Tackling the Euro Crisis EU Finance Ministers Take On Hedge Funds

Europe is serious about introducing new rules to rein in hedge funds. Finance ministers gathered in Brussels want to pass new financial market regulations, but concern about the falling euro has overshadowed the meeting on Tuesday. Comments from Germany haven't helped, say some.
European Central Bank President Jean-Claude Trichet (left) and European Commissioner for Economic and Monetary Affairs Olli Rehn at a meeting of European Union finance ministers in Brussels this week.

European Central Bank President Jean-Claude Trichet (left) and European Commissioner for Economic and Monetary Affairs Olli Rehn at a meeting of European Union finance ministers in Brussels this week.


European Union finance ministers are meeting in Brussels on Tuesday in an effort to agree on rules governing the regulation of hedge funds. And, in a break from the 27-member bloc's consensus-driven past, the ministers will likely do so over the objections of Great Britain.

"We are a community and sometimes there are decisions made against a single member state. It can happen to any member," said German Finance Minster Wolfgang Schäuble -- back at work following a week of health problems -- on Tuesday. "I think Great Britain understands that."

The new rules under consideration would require hedge funds -- seen by many as having exacerbated both the financial crisis as well as the current troubles  encountered by the euro -- to register should they wish to do business in the EU. Furthermore, they would be forced to disclose their investment strategy in order to improve transparency.

Britain was particularly opposed to the new regulations for hedge funds. Some 80 percent of all European hedge funds are based in London and the Labour government under Gordon Brown -- which was recently voted out of office -- was concerned that EU regulations might harm the city's status as a financial capital.

'No Sense'

EU finance ministers on Tuesday were also considering a tax on financial transactions within Europe as a way to ensure the financial industry's involvement in efforts to overcome the crisis. Luxembourg Prime Minister Jean-Claude Juncker, who also chairs meetings of euro-zone finance ministers, was initially optimistic that such a rule would be passed. "Those who are not innocent of the mess we currently find ourselves in are going to have to pay," he said on Monday.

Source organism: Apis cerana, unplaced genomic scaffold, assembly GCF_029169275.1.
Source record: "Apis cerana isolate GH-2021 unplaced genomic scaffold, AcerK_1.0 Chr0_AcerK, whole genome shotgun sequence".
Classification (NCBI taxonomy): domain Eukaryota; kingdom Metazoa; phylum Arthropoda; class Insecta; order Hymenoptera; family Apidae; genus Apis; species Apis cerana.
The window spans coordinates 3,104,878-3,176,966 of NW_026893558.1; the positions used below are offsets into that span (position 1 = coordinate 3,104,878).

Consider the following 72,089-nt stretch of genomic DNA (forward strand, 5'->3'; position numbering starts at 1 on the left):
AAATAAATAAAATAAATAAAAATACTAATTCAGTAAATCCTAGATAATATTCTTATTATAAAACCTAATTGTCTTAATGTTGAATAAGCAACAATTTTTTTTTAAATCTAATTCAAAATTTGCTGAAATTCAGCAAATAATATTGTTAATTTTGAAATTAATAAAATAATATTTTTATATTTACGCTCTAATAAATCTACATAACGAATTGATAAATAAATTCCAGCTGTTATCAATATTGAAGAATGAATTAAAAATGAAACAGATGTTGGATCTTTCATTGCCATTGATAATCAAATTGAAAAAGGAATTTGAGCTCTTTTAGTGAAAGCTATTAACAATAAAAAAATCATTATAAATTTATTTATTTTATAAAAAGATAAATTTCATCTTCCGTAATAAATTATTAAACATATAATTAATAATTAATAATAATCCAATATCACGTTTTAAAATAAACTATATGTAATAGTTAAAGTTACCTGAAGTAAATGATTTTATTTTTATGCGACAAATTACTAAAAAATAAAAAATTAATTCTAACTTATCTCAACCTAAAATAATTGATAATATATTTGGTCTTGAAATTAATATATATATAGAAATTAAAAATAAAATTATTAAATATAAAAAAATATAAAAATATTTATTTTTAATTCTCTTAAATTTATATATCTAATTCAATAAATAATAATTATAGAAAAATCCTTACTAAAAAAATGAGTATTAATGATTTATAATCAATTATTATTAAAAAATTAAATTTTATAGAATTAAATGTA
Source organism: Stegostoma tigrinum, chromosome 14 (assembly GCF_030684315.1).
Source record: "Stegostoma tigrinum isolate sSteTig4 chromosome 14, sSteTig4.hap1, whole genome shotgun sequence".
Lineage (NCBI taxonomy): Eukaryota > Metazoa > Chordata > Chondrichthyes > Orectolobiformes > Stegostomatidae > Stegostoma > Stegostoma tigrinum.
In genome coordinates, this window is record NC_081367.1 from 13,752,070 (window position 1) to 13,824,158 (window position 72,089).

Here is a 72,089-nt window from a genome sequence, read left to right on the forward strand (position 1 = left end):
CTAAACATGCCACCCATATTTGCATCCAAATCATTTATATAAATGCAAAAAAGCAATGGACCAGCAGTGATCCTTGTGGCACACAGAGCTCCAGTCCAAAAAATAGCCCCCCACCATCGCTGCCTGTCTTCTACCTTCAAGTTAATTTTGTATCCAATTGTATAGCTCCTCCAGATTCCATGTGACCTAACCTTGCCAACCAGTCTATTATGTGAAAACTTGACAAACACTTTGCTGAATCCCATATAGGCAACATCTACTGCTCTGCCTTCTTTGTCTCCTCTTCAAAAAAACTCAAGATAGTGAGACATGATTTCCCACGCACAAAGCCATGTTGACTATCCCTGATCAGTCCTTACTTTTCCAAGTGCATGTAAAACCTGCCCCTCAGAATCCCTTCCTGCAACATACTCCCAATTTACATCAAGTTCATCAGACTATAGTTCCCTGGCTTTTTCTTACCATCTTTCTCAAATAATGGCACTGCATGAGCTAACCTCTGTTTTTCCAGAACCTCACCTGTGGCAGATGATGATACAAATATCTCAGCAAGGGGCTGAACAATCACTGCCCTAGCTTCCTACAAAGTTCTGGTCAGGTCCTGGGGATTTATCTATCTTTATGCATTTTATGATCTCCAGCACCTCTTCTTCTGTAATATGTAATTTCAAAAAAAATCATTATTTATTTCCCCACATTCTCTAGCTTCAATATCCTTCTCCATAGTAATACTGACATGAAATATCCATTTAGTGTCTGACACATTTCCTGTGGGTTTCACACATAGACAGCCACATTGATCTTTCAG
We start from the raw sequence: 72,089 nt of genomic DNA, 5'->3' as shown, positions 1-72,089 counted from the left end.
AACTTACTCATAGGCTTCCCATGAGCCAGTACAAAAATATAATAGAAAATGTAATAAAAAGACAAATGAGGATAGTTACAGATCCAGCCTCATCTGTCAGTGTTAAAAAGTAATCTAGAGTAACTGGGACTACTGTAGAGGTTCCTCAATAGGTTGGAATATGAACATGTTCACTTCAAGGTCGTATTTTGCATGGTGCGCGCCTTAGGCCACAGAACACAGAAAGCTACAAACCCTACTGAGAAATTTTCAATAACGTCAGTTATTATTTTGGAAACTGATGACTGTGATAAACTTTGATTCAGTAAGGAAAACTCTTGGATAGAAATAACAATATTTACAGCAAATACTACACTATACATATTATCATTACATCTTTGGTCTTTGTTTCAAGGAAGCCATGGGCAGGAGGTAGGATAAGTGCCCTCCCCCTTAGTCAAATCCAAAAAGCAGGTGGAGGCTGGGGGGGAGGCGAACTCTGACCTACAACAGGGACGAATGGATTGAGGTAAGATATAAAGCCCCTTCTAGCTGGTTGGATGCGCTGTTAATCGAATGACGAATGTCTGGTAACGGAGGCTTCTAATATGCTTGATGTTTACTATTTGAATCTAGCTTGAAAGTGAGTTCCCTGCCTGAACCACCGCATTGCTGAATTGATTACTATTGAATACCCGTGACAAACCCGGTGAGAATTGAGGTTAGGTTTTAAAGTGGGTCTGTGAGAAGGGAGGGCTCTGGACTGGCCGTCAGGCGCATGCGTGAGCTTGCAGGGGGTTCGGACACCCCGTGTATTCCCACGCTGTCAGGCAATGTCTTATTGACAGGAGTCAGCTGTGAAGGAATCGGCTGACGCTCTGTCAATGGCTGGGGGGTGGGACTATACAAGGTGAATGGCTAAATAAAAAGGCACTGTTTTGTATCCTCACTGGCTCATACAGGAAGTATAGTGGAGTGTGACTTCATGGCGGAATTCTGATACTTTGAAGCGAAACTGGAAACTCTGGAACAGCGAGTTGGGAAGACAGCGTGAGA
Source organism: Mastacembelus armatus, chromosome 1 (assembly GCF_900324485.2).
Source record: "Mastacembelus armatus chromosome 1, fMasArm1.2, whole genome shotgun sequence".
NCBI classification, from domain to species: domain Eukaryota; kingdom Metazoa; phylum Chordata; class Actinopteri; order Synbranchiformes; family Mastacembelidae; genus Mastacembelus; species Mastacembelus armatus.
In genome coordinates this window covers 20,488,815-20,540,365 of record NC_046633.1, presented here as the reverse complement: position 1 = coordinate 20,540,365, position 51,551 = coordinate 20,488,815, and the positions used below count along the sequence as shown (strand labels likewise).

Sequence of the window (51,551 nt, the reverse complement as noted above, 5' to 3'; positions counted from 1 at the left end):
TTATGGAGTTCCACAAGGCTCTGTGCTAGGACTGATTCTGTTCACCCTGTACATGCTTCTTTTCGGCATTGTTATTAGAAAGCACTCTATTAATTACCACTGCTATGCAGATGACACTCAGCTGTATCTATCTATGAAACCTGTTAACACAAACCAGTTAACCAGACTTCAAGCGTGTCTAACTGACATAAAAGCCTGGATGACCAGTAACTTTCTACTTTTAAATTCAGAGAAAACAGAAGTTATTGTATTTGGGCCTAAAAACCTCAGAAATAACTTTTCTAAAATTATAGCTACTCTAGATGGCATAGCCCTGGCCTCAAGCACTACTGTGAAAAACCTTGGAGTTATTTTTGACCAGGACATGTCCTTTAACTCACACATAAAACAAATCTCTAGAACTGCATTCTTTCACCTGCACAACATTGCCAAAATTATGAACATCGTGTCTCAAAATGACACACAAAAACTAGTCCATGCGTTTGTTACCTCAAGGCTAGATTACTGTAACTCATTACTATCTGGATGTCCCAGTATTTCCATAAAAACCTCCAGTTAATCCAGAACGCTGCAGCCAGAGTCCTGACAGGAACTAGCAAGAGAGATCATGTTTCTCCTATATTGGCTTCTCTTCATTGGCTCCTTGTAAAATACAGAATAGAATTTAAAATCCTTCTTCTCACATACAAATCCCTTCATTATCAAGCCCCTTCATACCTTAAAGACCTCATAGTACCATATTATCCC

But on Tuesday, Schäuble indicated that the mood had shifted. "It makes no sense to introduce rules when one knows beforehand that they won't work," he said. There is widespread concern among the gathered ministers that such a tax could make investors wary of doing business in the EU. German Chancellor Angela Merkel had also recently made it clear that she was skeptical of a financial transaction tax, saying there was insufficient international support for such a measure.

The meeting in Brussels comes amid an atmosphere of deepening concern as the European common currency continues its fall against the dollar. On Monday, the euro hit a four-year low of just $1.2324 and had only recovered slightly by Tuesday. Finance ministers went out of their way on Monday to defend the currency, with Juncker saying "we trust that the euro is a credible currency."

The continuing fall of the euro comes despite the €750 billion support package  passed by euro-zone states last Monday in an effort to address the sovereign debt crisis that has enveloped Europe. Investors are concerned that the package, particularly the European Central Bank decision to begin buying up bonds issued by euro-zone countries, could drive up inflation. 

Buying Time

In addition, a number of officials, including several in Germany, have expressed concerns about the efficacy of the package as well as the €110 billion in aid offered to Greece earlier this month. Deutsche Bank head Josef Ackermann last week expressed doubts that Greece would ever be able to pay back aid received, German central bank boss Axel Weber, who sits on the ECB board, criticized the ECB's decision to buy Greek bonds, and Jürgen Stark, the ECB's head economist, said on Sunday that the €750 billion package did little more than buy time.

Chancellor Angela Merkel echoed Stark's assertion on Sunday and said that the measures agreed on last week were just a first step. "The real problem" she said in an interview with the Süddeutsche Zeitung, "are the particularly high budget deficits in European Union countries."

The criticism coming from Germany has not sat well with many in the EU as finance ministers try to hammer out the final details of the package on Tuesday. In response to the comments, Juncker said on Monday: "In my opinion, certain people would do better to think before they speak ... sometimes they would do better to keep their mouths shut." Later, he stressed that his comments were not directed at Merkel.

Criticism of Merkel

Belgian Prime Minister Yves Leterme had no such qualms. "We finalized an agreement to defend the euro," he said. "We cannot, like Madame Merkel, call into question its feasibility."

In addition to hedge fund regulations and the financial transaction tax, finance ministers were also set to examine the possibility of introducing stricter rules regarding budget deficits in European Union countries. The Maastricht criteria, which have regulated the euro until now, include an upper limit on budget deficits equal to 3 percent of gross domestic product. That rule, however, has not been strictly enforced and has proven ineffective.

cgh -- with wire reports
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